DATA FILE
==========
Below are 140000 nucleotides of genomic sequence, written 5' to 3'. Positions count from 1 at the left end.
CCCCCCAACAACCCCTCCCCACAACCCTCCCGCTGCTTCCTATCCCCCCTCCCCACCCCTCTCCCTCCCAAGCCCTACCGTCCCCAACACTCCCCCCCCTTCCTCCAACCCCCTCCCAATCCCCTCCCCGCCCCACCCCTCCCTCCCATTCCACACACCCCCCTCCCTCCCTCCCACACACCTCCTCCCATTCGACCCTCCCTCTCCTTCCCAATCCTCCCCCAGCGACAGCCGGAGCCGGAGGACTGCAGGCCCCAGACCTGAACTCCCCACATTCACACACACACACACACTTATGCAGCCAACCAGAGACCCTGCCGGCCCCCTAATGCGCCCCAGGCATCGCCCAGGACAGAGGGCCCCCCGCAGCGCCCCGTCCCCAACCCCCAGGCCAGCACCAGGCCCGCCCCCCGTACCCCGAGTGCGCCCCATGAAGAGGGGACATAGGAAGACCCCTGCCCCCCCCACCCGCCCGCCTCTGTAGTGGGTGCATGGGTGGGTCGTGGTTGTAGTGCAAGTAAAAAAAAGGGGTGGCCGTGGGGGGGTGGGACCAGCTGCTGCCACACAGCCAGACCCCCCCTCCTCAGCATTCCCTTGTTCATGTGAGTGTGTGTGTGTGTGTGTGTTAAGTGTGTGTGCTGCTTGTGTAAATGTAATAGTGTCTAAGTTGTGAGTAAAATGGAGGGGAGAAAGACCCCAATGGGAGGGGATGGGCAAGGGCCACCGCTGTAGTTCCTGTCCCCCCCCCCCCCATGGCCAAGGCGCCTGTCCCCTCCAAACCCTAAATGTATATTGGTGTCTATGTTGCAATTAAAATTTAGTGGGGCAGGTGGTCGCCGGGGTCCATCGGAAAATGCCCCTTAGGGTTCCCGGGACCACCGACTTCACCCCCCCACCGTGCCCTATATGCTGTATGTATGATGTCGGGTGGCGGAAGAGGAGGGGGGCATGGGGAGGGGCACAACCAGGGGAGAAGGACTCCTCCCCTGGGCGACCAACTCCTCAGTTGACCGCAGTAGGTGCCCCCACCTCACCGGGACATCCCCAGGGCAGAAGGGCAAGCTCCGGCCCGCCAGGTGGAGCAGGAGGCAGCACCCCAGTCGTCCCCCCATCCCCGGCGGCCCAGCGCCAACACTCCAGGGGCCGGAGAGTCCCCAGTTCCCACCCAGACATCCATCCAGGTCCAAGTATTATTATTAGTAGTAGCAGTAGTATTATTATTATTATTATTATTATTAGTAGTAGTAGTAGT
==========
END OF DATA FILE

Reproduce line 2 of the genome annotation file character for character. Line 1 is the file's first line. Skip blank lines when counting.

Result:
CCCCCCAACAACCCCTCCCCACAACCCTCCCGCTGCTTCCTATCCCCCCTCCCCACCCCTCTCCCTCCCAAGCCCTACCGTCCCCAACACTCCCCCCCCTTCCTCCAACCCCCTCCCAATCCCCTCCCCGCCCCACCCCTCCCTCCCATTCCACACACCCCCCTCCCTCCCTCCCACACACCTCCTCCCATTCGACCCTCCCTCTCCTTCCCAATCCTCCCCCAGCGACAGCCGGAGCCGGAGGACTGCAGGCCCCAGACCTGAACTCCCCACATTCACACACACACACACACTTATGCAGCCAACCAGAGACCCTGCCGGCCCCCTAATGCGCCCCAGGCATCGCCCAGGACAGAGGGCCCCCCGCAGCGCCCCGTCCCCAACCCCCAGGCCAGCACCAGGCCCGCCCCCCGTACCCCGAGTGCGCCCCATGAAGAGGGGACATAGGAAGACCCCTGCCCCCCCCACCCGCCCGCCTCTGTAGTGGGTGCATGGGTGGGTCGTGGTTGTAGTGCAAGTAAAAAAAAGGGGTGGCCGTGGGGGGGTGGGACCAGCTGCTGCCACACAGCCAGACCCCCCCTCCTCAGCATTCCCTTGTTCATGTGAGTGTGTGTGTGTGTGTGTGTTAAGTGTGTGTGCTGCTTGTGTAAATGTAATAGTGTCTAAGTTGTGAGTAAAATGGAGGGGAGAAAGACCCCAATGGGAGGGGATGGGCAAGGGCCACCGCTGTAGTTCCTGTCCCCCCCCCCCCCATGGCCAAGGCGCCTGTCCCCTCCAAACCCTAAATGTATATTGGTGTCTATGTTGCAATTAAAATTTAGTGGGGCAGGTGGTCGCCGGGGTCCATCGGAAAATGCCCCTTAGGGTTCCCGGGACCACCGACTTCACCCCCCCACCGTGCCCTATATGCTGTATGTATGATGTCGGGTGGCGGAAGAGGAGGGGGGCATGGGGAGGGGCACAACCAGGGGAGAAGGACTCCTCCCCTGGGCGACCAACTCCTCAGTTGACCGCAGTAGGTGCCCCCACCTCACCGGGACATCCCCAGGGCAGAAGGGCAAGCTCCGGCCCGCCAGGTGGAGCAGGAGGCAGCACCCCAGTCGTCCCCCCATCCCCGGCGGCCCAGCGCCAACACTCCAGGGGCCGGAGAGTCCCCAGTTCCCACCCAGACATCCATCCAGGTCCAAGTATTATTATTAGTAGTAGCAGTAGTATTATTATTATTATTATTATTATTAGTAGTAGTAGTAGT